Mandarin Chinese has four pitched tones and a "toneless" tone. The reason for having these tones is probably that the Chinese language has very few possible syllables -- approximately 400 -- while English has about 12,000. For this reason, there may be more homophonic words , words with the same sound expressing different meanings, in Chinese than in most other languages. Apparently tones help the relatively small number of syllables to multiply and thereby alleviate but not completely solve the problem. Learning Chinese in context, therefore, is very important.

Can you imagine that the Chinese use only three syllables when expressing the same meaning as each of the following sentences conveys? (Click on each of the sentences to see the corresponding Pinyin with their tones marked. Then click on the speaker icon to listen.)

  1. A mother who is riding on a horse thinks that it is slow and so she curses it.
  2. A little girl who is herding a cow finds it stubborn and so she pinches it.

Now you can understand how the Chinese use only one syllable "da" and yet can tell the difference betwee "to hang over something" ( da1 ), "to answer" (da2), "to hit" (da3), and "big" (da4). Yes, the secret lies in the tones.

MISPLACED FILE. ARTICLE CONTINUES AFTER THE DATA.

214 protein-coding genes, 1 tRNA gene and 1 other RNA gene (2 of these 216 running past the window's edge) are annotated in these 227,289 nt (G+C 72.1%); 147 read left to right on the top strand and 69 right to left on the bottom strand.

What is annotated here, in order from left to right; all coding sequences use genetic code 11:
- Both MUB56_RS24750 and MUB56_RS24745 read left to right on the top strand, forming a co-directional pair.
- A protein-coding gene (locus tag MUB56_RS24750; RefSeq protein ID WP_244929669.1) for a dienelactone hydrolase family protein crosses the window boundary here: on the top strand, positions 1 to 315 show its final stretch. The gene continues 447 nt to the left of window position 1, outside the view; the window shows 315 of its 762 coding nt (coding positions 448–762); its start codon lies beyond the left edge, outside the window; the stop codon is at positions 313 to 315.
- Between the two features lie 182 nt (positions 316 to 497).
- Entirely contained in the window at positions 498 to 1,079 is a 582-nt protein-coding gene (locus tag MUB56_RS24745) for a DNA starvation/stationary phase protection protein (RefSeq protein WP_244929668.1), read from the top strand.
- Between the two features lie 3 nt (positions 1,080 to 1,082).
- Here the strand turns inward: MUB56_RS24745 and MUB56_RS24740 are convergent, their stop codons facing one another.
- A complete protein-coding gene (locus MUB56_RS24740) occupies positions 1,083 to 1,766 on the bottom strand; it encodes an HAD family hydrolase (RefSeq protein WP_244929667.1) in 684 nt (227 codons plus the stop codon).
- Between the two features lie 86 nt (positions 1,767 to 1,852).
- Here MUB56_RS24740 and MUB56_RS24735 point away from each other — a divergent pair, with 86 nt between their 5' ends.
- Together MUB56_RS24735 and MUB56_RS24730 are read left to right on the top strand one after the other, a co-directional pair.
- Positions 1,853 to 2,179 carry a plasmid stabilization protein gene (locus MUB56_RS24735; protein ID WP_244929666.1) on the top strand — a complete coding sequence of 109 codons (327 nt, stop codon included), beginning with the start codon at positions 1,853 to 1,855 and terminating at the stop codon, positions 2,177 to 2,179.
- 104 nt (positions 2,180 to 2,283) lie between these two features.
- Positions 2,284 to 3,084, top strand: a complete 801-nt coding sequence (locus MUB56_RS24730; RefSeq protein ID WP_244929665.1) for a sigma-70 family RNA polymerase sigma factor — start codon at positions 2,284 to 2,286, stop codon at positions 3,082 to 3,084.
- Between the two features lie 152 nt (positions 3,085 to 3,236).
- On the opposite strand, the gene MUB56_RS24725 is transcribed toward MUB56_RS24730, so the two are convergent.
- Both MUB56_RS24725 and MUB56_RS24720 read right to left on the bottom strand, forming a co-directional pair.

The numbers after each of the syllables indicates the tone. In normal text this is indicated as . In the diagram below you can see the tones.

High and level.
Starts medium in tone, then rises to the top.
Starts low, dips to the bottom, then rises toward the top.
Starts at the top, then falls sharp and strong to the bottom.
Flat, with no emphasis.

This diagram helps visualize the pitches of the four tones:

The tone of a syllable may change in some situations. For example, these are the characters for "mother" . As separate characters each is pronounced as "ma," but when put together, the second "ma" becomes toneless: . Rules like this are, however, very few and very easy to remember.

Created by Haiwang Yuan & Shizhen Gao
Last updated: August 22, 2002